In the midst of our busy lives, finding time to get enough sleep is a challenge. Our days and nights are jam-packed with not only our own schedules, but with the agendas of our family and friends. Our digital world – now available 24/7 – has resulted in an extended work day and a later bedtime. We live in a “round-the-clock” society; sleep seems to be the first thing to go and is often the last thing on our minds.
Losing an hour or two of sleep might not seem like a big deal at the time, but a lack of sleep can have serious effects on our health and can speed up aging, as well. We need more hours of sleep when we are young, and fewer hours as we age. Even so, The Sleep Foundation finds that healthy adults need seven to eight hours of sleep every night.
Despite this modest sleep requirement, many of us have sleep debt. This debt is the accumulated amount of sleep lost to poor sleeping habits, sickness, waking up in the night and environmental causes. When we are younger, we can flex our nightly sleep pattern with little consequence because our bodies are able to “make up” the hours with long weekend slumber. So long as we average out our sleep over a week or so, we can handle wide variations in our nightly respite in our youth.
As we age, we lose our ability to flex and compensate for these variations. Consequently, our nightly sleep becomes significantly more important. People who have sleep debt are often unaware of it and may be suffering the ill effects arising out of this newly described phenomenon.
A first-of-its-kind study commissioned by Estee Lauder found that poor sleepers had increased signs of skin aging. It involved 60 premenopausal women ages 30 to 49, with half of them falling into the “poor sleeper” category – meaning a person who has high sleep debt. Primary Investigator Elma Baron, MD, presented the data at the International Investigative Dermatology Meeting held Spring 2013 in Edinburgh, Scotland, in an abstract titled ”Effects of Sleep Quality on Skin Aging and Function.”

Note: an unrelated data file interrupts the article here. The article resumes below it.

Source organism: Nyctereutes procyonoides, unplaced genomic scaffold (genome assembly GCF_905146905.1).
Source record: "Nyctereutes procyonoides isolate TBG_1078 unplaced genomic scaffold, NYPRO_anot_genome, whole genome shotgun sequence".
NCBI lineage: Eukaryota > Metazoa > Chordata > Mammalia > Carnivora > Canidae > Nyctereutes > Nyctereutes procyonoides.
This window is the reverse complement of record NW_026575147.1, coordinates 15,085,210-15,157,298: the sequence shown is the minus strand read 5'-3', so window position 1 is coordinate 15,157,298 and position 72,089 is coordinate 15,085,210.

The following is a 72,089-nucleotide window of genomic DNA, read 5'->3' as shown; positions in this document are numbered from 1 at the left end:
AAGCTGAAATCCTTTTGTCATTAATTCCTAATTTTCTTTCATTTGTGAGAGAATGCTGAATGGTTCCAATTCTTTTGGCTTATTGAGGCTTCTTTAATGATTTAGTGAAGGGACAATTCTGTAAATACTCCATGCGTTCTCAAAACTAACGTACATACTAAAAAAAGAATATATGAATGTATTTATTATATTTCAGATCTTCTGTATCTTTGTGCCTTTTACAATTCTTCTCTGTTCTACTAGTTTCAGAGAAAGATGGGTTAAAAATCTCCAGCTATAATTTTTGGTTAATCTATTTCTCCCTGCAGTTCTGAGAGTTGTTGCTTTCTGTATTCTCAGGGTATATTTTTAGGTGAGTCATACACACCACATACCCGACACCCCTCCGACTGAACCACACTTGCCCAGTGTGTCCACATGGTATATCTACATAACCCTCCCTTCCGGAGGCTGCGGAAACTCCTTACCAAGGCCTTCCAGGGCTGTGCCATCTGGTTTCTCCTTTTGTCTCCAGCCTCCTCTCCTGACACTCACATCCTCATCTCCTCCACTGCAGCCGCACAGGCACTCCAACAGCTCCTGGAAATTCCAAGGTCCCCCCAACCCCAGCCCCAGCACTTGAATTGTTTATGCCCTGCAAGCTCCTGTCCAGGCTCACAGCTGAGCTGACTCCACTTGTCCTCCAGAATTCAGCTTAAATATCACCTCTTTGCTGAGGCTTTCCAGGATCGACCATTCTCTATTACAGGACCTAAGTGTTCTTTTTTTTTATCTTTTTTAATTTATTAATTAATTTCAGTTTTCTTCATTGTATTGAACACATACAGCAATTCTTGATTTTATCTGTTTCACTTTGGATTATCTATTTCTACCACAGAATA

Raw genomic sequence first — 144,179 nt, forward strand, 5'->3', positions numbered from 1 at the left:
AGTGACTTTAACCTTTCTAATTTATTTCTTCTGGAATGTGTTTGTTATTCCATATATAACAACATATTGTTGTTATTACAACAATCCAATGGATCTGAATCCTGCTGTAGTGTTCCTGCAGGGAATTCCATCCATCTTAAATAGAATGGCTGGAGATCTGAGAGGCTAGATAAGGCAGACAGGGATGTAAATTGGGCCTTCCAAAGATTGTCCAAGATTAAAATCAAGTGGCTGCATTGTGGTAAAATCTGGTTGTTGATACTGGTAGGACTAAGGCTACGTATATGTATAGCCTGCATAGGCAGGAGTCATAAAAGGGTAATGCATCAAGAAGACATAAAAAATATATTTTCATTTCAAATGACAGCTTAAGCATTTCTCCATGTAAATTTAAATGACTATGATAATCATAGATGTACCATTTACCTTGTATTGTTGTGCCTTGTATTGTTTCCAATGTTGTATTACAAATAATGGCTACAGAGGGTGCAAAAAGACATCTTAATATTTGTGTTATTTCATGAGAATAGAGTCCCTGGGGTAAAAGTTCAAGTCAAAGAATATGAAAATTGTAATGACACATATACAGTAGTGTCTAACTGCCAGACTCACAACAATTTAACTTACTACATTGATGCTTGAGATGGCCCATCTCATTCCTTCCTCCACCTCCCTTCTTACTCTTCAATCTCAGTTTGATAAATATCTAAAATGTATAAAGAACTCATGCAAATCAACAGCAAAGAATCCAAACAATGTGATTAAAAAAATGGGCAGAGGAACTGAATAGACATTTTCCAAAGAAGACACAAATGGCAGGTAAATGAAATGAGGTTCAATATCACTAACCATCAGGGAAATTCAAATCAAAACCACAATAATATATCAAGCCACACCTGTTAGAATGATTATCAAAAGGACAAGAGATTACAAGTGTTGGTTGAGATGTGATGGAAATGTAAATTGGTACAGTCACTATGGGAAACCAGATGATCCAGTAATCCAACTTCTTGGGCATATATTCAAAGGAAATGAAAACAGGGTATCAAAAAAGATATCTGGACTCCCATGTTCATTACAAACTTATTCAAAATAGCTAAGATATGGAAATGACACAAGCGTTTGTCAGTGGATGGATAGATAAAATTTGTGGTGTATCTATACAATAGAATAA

“Our study is the first to conclusively demonstrate that inadequate sleep is correlated with reduced skin health and accelerating skin aging. Sleep deprived women show signs of premature skin aging and a decrease in their skin’s ability to recover after sun exposure,” said Dr. Baron, director of the skin study center at UH Case Medical Center and associate professor of dermatology at Case Western Reserve University School of Medicine. “Insufficient sleep has become a worldwide epidemic. While chronic sleep deprivation has been linked to medical problems such as obesity, diabetes, cancer and immune deficiency, its effects on skin function have previously been unknown.”
The study found that poor-quality sleepers had increased signs of fine lines, uneven pigmentation, reduced elasticity and slackening skin, while the good-quality sleepers had a 30% higher skin recovery time to skin stressors such as sun.
We seem to look at sleep as the first thing to go when there is not enough time in the day. But, perhaps we should be rethinking and reprioritizing our views on this subject. We know a lack of sleep can affect our health in negative ways such as leading to heart disease, diabetes, stroke and weight gain and now premature aging!
So, if you find yourself wishing for more youthful looking skin, getting more sleep is an investment that will absolutely pay off. A good night’s sleep is an easy price to pay for younger looking skin and may indeed be priceless.
Elizabeth Vanderveer, M.D., is a board-certified internist and president/medical director at Vanderveer Center. A Native Oregonian, she is a fourth-generation doctor who has dedicated her practice exclusively to aesthetics for many years and specializes in nonsurgical cosmetic medicine.